KEILAR: President Obama yesterday called California attorney general, Kamala Harris, "by far the best looking attorney general." It created quite a buzz and an uproar. Some see it highlight as they see as a troubling pattern of a woman's success being linked to her appearance and it's unseemly for the president of the United States to say that. How has he reflected on his comments since making them and has he called Harris?

CARNEY: The president did speak with Attorney General Harris last night after he came back from his trip and he called her to apologize for the distraction created by his comments.

KEILAR: He felt like he messed up?

CARNEY: Look, I think I made clear he apologized for creating this distraction and believes very strongly that Attorney General Harris is an excellent attorney general, and that she's done great work and she's dedicated and tough and brilliant.


KEILAR: Harris's office has also put out a statement in response to the president's comments. Her communications director saying the attorney general and the president have been friends for many years. They had a great conversation yesterday, and she strongly supports him. So, wolf, clear that she's not taking any offense, but we should also point out that when you look at some of the president's comments in the past, he frequently does talk about people being good looking.

The thing is, they tend to actually be men when he's saying that. He said it in just a number of times. This time, though, when he said it about a woman, it created quite a buzz.

BLITZER: Certainly did, especially if you follow social media, Brianna. Thanks very much.

Let's dig a little bit deeper. Joining us now, "Politico's" deputy managing editor, Rachel Smolkin. Rachel, do you think the president needed to apologize?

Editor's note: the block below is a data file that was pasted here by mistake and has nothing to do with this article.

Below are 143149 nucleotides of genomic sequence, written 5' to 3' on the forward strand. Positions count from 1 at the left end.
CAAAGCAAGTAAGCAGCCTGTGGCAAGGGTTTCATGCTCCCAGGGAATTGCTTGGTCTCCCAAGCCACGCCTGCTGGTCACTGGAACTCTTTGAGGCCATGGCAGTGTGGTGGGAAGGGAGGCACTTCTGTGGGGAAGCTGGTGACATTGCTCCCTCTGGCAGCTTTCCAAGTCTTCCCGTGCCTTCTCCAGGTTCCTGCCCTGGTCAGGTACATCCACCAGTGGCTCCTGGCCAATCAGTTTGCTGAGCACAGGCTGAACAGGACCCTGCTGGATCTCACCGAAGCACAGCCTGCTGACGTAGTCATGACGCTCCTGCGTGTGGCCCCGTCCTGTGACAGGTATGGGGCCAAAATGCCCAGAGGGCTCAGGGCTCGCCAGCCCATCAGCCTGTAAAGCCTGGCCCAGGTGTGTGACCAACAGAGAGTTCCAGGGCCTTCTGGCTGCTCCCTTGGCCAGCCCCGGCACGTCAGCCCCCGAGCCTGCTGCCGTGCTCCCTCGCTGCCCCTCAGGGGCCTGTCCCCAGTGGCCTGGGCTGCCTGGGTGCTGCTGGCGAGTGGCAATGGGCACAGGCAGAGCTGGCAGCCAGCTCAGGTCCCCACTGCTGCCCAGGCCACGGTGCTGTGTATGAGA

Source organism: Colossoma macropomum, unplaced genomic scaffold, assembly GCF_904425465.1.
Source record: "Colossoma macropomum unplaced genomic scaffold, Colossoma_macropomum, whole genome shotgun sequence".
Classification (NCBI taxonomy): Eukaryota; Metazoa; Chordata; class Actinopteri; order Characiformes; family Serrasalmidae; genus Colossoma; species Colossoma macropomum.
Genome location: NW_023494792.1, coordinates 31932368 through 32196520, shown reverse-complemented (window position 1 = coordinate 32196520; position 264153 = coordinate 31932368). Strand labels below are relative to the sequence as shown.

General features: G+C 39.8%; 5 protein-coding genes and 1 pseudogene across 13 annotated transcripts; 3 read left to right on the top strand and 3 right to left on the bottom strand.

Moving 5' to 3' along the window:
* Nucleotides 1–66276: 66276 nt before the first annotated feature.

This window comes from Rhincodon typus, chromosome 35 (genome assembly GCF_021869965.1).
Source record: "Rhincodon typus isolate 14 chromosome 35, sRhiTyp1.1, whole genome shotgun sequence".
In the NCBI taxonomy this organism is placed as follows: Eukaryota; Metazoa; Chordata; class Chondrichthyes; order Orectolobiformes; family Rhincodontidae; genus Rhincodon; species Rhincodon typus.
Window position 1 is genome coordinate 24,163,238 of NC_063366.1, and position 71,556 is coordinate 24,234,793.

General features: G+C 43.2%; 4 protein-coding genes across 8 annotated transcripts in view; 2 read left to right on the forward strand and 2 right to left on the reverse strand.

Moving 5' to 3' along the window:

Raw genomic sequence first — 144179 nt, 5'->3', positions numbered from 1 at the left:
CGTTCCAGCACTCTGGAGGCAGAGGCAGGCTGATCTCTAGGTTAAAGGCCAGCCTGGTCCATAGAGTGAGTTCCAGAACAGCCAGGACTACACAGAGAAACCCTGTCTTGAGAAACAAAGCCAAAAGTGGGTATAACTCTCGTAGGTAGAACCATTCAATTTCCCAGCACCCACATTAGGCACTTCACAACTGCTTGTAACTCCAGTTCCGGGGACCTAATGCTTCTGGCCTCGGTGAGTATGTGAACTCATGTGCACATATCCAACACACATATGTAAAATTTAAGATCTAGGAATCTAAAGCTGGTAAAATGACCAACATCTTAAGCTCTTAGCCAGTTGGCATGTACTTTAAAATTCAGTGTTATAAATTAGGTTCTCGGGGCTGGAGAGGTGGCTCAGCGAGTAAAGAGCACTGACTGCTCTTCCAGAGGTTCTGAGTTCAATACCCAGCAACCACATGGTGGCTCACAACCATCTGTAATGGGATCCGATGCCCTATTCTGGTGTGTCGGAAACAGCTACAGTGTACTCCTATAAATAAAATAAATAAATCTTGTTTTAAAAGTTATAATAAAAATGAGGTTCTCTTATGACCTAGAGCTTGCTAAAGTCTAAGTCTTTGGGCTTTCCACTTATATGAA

RACHEL SMOLKIN, POLITICO DEPUTY MANAGING EDITOR: I think it was inevitable that he would. You can argue about whether he needed to, but clearly, something that took the White House off message a little bit, and the president would want to clear up any misunderstanding, shall we say, about the remarks.

So, I didn't think that was surprising today nor did I think that the relatively supportive statement that Attorney General Harris issued in response was very surprising.

BLITZER: Is this a big deal or a little deal? You don't often hear a president of the United States formally issue an apology.

SMOLKIN: It's a little deal. We're all sort of waiting for all the news of next week to happen so it happened in a little bit of a news vacuum, although, today, we had some budget news to give attention to. We don't usually hear this kind of language from President Obama, certainly not about women.

So, that made it unusual. I don't think we'll be hearing more language from him along these lines any time soon. I think he'll return to more traditional methods of complimenting his attorneys general.